All patients approved to have their teeth splinted during 6 months. Occlusal interferences in all centric, protrusive and lateral movements were eliminated.

Case 1

A systemically healthy, non-smoking 49-year-old female patient was admitted to clinic with complaints of mobility, pain and bleeding in the maxillary central tooth. After the clinical examination, deep periodontal pocket (≥6) [13] class III mobility 14, pathological migration and rotation were detected in the patient’s tooth # 11. Serious vertical bone loss was observed after radiological evaluations (Figure 1A).

Oral hygiene motivation was given and scaling and root planning were done as the initial periodontal therapy. At the 4th week after the initial therapy, a considerable improvement in oral hygiene and gingival health and slight reduction in periodontal pocket depths were observed during the clinical examination. Phase I treatment was completed and intentional root canal treatment was performed. The replantation procedure was planned after the completion of the root canal treatment.

Case 2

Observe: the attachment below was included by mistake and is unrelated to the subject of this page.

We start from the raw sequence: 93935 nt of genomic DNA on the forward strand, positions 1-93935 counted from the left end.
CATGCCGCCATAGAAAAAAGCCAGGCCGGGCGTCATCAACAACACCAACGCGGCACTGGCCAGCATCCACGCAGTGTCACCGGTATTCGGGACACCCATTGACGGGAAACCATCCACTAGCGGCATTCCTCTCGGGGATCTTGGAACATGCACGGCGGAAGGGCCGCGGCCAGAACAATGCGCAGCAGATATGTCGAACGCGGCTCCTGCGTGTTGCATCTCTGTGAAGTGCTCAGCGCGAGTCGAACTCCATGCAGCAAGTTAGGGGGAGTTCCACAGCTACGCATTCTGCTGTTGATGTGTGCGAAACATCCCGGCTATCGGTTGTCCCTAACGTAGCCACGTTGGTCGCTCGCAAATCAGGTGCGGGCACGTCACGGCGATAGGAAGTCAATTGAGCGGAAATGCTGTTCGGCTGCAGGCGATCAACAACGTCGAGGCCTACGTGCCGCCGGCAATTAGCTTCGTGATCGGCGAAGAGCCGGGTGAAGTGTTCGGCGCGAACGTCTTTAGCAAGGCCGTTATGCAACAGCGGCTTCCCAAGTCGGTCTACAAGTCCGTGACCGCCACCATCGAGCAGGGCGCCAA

A 48-year-old woman presented to the Periodontology clinic with complaints of bleeding and excessive mobility in her lower anterior teeth (Figure 2A). There was no history of trauma and systemic disease. Pathological migration and Grade III mobility were detected in tooth 41 during intraoral and clinical examination. In periodontal probing, the pocket depth of #41 was found 8mm. Radiographic examination revealed moderate to severe bone loss in relation to #41. The female patient, who did not have any systemic disease, refused to make implants for economic reasons, demanded to protect her natural tooth and refused tooth extraction. Considering the clinical situation, intentional replantation of tooth #41 was planned after the patient was informed about the treatment and the consent form was signed. Oral hygiene motivation was given, scaling and root cleaning were done as the initial periodontal therapy. At the 4th week after the initial therapy, a considerable improvement in oral hygiene and gingival health and slight reduction in periodontal pocket depths were observed during the clinical examination. Phase I treatment was completed and intentional root canal treatment #41 was performed. Patient #41 had a deep periodontal pocket that did not respond to Phase 1 therapy, especially in the mesial. The replantation procedure was planned after the completion of the root canal treatment.